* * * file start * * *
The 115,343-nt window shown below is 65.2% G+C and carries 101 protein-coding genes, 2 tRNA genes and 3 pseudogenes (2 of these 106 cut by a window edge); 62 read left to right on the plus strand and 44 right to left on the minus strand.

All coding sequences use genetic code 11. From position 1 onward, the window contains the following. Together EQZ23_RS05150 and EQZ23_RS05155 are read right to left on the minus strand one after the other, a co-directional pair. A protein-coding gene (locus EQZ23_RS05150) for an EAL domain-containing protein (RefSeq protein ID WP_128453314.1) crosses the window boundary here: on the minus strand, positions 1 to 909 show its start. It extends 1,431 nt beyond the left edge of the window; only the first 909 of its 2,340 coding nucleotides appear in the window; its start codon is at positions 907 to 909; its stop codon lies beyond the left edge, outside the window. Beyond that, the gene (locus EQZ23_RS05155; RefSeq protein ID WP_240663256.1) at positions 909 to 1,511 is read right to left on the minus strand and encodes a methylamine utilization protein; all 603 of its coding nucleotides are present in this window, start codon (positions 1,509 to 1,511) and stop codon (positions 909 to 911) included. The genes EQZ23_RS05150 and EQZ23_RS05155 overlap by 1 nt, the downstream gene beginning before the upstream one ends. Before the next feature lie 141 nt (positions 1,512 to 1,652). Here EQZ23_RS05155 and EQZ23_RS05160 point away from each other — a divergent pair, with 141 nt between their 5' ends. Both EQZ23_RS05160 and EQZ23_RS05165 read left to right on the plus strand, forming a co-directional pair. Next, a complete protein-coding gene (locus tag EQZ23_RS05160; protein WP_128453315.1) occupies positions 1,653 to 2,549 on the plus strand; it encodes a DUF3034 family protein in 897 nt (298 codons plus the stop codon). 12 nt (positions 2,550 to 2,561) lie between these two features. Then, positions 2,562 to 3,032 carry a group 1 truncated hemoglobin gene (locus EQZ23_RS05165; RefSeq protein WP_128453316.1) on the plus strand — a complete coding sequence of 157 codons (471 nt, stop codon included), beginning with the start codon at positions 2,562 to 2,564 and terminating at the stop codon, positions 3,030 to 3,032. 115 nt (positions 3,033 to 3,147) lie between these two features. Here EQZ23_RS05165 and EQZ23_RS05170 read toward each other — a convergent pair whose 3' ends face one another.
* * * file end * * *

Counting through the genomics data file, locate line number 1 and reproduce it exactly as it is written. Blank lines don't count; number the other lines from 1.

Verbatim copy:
The 115,343-nt window shown below is 65.2% G+C and carries 101 protein-coding genes, 2 tRNA genes and 3 pseudogenes (2 of these 106 cut by a window edge); 62 read left to right on the plus strand and 44 right to left on the minus strand.